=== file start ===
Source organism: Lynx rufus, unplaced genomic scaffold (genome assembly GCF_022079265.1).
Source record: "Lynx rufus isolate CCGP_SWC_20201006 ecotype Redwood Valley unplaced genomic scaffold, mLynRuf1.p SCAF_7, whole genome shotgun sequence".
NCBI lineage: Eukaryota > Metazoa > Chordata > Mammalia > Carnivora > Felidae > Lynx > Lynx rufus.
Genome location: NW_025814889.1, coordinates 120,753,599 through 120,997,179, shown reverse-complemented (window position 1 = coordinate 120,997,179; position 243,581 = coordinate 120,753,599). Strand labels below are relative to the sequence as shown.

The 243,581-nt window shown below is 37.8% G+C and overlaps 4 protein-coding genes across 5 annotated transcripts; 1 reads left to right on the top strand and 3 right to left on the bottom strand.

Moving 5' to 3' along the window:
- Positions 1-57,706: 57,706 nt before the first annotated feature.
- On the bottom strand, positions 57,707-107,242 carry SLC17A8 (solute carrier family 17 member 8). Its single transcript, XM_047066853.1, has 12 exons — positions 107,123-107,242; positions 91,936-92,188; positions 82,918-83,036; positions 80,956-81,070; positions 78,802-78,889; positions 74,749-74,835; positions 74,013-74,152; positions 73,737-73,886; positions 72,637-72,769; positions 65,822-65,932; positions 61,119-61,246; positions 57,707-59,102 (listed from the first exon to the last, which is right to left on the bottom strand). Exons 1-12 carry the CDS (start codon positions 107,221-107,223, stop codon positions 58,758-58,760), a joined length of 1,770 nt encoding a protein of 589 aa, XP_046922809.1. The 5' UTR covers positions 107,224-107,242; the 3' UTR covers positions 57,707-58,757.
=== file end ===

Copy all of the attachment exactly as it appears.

Source organism: Lynx rufus, unplaced genomic scaffold (genome assembly GCF_022079265.1).
Source record: "Lynx rufus isolate CCGP_SWC_20201006 ecotype Redwood Valley unplaced genomic scaffold, mLynRuf1.p SCAF_7, whole genome shotgun sequence".
NCBI lineage: Eukaryota > Metazoa > Chordata > Mammalia > Carnivora > Felidae > Lynx > Lynx rufus.
Genome location: NW_025814889.1, coordinates 120,753,599 through 120,997,179, shown reverse-complemented (window position 1 = coordinate 120,997,179; position 243,581 = coordinate 120,753,599). Strand labels below are relative to the sequence as shown.

The 243,581-nt window shown below is 37.8% G+C and overlaps 4 protein-coding genes across 5 annotated transcripts; 1 reads left to right on the top strand and 3 right to left on the bottom strand.

Moving 5' to 3' along the window:
- Positions 1-57,706: 57,706 nt before the first annotated feature.
- On the bottom strand, positions 57,707-107,242 carry SLC17A8 (solute carrier family 17 member 8). Its single transcript, XM_047066853.1, has 12 exons — positions 107,123-107,242; positions 91,936-92,188; positions 82,918-83,036; positions 80,956-81,070; positions 78,802-78,889; positions 74,749-74,835; positions 74,013-74,152; positions 73,737-73,886; positions 72,637-72,769; positions 65,822-65,932; positions 61,119-61,246; positions 57,707-59,102 (listed from the first exon to the last, which is right to left on the bottom strand). Exons 1-12 carry the CDS (start codon positions 107,221-107,223, stop codon positions 58,758-58,760), a joined length of 1,770 nt encoding a protein of 589 aa, XP_046922809.1. The 5' UTR covers positions 107,224-107,242; the 3' UTR covers positions 57,707-58,757.